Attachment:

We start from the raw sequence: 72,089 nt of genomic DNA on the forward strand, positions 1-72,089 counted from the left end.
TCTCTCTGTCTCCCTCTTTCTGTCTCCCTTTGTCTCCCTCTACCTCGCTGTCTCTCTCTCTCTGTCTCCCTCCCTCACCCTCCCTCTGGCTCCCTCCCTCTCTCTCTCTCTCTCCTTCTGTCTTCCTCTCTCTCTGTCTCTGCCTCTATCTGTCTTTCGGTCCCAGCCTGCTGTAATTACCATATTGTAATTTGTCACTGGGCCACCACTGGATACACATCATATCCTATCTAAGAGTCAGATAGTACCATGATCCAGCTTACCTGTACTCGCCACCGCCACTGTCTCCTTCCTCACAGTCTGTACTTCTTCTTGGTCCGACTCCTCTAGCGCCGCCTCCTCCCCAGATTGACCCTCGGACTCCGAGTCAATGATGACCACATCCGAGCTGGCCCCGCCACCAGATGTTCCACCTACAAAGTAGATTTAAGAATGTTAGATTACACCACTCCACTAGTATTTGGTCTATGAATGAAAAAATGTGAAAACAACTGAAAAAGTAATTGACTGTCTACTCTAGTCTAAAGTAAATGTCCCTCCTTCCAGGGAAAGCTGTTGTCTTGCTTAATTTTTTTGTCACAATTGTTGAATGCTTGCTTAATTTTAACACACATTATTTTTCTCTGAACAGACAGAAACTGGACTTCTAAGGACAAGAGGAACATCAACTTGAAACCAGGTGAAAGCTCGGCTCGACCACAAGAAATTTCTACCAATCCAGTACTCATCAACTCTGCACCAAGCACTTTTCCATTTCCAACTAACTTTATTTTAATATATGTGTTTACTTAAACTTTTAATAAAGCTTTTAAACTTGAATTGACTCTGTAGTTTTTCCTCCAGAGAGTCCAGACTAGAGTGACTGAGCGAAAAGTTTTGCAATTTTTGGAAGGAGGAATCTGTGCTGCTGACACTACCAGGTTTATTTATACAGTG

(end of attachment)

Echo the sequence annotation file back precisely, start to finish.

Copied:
We start from the raw sequence: 72,089 nt of genomic DNA on the forward strand, positions 1-72,089 counted from the left end.
TCTCTCTGTCTCCCTCTTTCTGTCTCCCTTTGTCTCCCTCTACCTCGCTGTCTCTCTCTCTCTGTCTCCCTCCCTCACCCTCCCTCTGGCTCCCTCCCTCTCTCTCTCTCTCTCCTTCTGTCTTCCTCTCTCTCTGTCTCTGCCTCTATCTGTCTTTCGGTCCCAGCCTGCTGTAATTACCATATTGTAATTTGTCACTGGGCCACCACTGGATACACATCATATCCTATCTAAGAGTCAGATAGTACCATGATCCAGCTTACCTGTACTCGCCACCGCCACTGTCTCCTTCCTCACAGTCTGTACTTCTTCTTGGTCCGACTCCTCTAGCGCCGCCTCCTCCCCAGATTGACCCTCGGACTCCGAGTCAATGATGACCACATCCGAGCTGGCCCCGCCACCAGATGTTCCACCTACAAAGTAGATTTAAGAATGTTAGATTACACCACTCCACTAGTATTTGGTCTATGAATGAAAAAATGTGAAAACAACTGAAAAAGTAATTGACTGTCTACTCTAGTCTAAAGTAAATGTCCCTCCTTCCAGGGAAAGCTGTTGTCTTGCTTAATTTTTTTGTCACAATTGTTGAATGCTTGCTTAATTTTAACACACATTATTTTTCTCTGAACAGACAGAAACTGGACTTCTAAGGACAAGAGGAACATCAACTTGAAACCAGGTGAAAGCTCGGCTCGACCACAAGAAATTTCTACCAATCCAGTACTCATCAACTCTGCACCAAGCACTTTTCCATTTCCAACTAACTTTATTTTAATATATGTGTTTACTTAAACTTTTAATAAAGCTTTTAAACTTGAATTGACTCTGTAGTTTTTCCTCCAGAGAGTCCAGACTAGAGTGACTGAGCGAAAAGTTTTGCAATTTTTGGAAGGAGGAATCTGTGCTGCTGACACTACCAGGTTTATTTATACAGTG